Dr. Lynne Masel Walters, associate professor within the Department of Teaching, Learning, and Culture, was recently invited by the rector (president) of Ahmad Dahlan University (UAD) in Yogyakara, Indonesia to serve as the keynote speaker for the December 2014 graduation, and as the first foreigner to ever be presented with the opportunity to speak at UAD. The ceremony was held at the city auditorium with more than 3,000 people, 800 graduates and their families, in attendance.
At Texas A&M University, Dr. Walters teaches action research Cultural Foundations of Education and has a specific expertise in digital storytelling. She uses digital storytelling to enable pre-service and in-service educators to reflect upon themselves as cultural beings and examine practices in diverse classrooms so that they may function more successfully in a multicultural school environment.
Dr. Walters is also interested in international studies and global education. She joined the College of Education after serving as director of the International Studies Degree Program in Liberal Arts. Dr. Walters had a Fullbright Fellowship to Budapest, Hungary; directed study abroad programs in Mexico City and San Miguel de Allende; taught four terms on Semester at Sea, and was a visiting professor at the University of Northern Malaysia. In 2010, she took 13 Texas World History/World Geography teachers to China for five weeks on a Fullbright-Hays Groups Projects Abroad Grant. With a background in instructing abroad and a love for international studies, Dr. Walters was the ideal candidate for the honor of speaking at UAD.
UAD, a private Muslim university located in Yogyakarta, Indonesia, offers expertise courses in the field of technological sciences and humanities, and is well known for its Master’s in Education program. UAD evolved from a Teacher’s Training Institute into what is a now a full-functioning university that serves 15,000 students from all across Indonesia.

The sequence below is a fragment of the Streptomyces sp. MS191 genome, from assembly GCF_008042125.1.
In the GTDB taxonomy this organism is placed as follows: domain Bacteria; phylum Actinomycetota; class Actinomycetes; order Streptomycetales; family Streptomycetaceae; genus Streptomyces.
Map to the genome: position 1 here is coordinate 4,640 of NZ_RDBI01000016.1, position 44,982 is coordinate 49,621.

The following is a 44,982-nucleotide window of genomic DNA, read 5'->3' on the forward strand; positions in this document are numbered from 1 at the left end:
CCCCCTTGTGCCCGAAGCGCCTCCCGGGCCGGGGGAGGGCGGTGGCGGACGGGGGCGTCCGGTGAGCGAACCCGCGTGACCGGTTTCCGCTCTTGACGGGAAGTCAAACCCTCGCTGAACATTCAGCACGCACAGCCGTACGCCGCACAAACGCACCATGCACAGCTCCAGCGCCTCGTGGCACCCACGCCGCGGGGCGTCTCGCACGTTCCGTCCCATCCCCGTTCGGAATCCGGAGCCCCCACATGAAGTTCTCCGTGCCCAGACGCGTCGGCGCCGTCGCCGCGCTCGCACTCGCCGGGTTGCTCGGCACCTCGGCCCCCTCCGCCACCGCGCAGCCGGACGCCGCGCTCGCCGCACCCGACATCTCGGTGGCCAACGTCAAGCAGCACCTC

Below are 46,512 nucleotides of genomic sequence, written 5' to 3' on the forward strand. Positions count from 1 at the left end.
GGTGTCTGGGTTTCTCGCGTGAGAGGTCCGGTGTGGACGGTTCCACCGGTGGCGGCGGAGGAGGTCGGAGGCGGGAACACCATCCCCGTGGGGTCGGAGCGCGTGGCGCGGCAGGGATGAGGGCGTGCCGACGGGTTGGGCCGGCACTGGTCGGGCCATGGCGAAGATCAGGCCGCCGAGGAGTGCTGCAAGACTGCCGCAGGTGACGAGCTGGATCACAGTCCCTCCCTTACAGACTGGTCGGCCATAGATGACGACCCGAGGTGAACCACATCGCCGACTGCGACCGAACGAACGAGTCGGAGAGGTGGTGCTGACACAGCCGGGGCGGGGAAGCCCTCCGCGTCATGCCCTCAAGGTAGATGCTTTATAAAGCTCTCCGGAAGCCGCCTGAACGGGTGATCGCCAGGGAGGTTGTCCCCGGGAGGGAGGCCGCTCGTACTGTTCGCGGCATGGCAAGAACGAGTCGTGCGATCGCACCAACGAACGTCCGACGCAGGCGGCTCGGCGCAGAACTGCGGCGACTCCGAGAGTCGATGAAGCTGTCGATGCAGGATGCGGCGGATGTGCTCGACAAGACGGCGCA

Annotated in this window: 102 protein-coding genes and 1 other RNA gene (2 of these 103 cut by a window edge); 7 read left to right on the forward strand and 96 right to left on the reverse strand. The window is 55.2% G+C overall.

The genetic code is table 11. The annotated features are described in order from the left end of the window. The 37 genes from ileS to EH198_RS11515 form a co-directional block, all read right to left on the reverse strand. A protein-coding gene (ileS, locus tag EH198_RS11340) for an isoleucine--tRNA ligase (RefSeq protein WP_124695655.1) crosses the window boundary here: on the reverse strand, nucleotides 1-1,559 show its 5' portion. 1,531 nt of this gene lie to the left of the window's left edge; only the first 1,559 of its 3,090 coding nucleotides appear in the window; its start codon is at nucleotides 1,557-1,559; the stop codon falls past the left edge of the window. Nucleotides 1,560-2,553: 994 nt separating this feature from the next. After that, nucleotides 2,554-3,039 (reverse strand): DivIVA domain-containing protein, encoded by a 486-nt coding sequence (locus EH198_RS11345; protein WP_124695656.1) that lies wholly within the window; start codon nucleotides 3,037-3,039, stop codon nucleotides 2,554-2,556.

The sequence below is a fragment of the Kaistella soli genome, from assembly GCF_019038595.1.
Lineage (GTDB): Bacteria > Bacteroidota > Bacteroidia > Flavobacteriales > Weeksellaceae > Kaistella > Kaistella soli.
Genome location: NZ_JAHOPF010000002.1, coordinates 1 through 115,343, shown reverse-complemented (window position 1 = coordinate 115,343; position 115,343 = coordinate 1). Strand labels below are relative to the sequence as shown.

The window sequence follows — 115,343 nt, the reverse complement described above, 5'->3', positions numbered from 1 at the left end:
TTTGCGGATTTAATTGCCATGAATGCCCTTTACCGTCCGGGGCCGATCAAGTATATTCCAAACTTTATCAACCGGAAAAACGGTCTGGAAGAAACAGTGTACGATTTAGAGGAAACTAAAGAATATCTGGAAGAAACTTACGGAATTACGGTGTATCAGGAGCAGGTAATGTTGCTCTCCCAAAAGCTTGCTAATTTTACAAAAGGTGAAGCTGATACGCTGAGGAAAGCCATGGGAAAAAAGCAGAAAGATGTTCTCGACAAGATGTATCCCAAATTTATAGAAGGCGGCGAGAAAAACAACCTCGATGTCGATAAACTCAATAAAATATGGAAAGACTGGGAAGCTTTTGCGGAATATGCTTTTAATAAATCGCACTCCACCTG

Indonesia, the world’s largest archipelago, is home to over 700 languages – a difficult barrier in creating a consistent infrastructure throughout the country. Because of this, Dr. Walters expresses the importance and value of an open and affirming university, such as UAD, that also values the practice of surrounding its students with international intelligence. “Making students aware of the world outside of the small space they call their own is vital,” she said. “The current generation, with ever-changing technology and a growth in international commerce, has the need for both foundational and global education, and that need has never been greater.”
Dr. Walters believes that being an Aggie has opened many doors for her and was an important factor in her selection as graduation speaker at UAD. Additionally, it has made the world just a little bit smaller. “I find Aggies everywhere I go,” she said. She believes that the Aggie Spirit and education have one of the most important things in common – they both connect individuals and bring them together.
“Education is the only way out of a bad situation – the most important thing in this world is education,” she said. “Education and knowledge are the only things that nobody can take away from you, and I am honored, as a representative of Texas A&M, to have shared my knowledge in this area with the students at UAD.”
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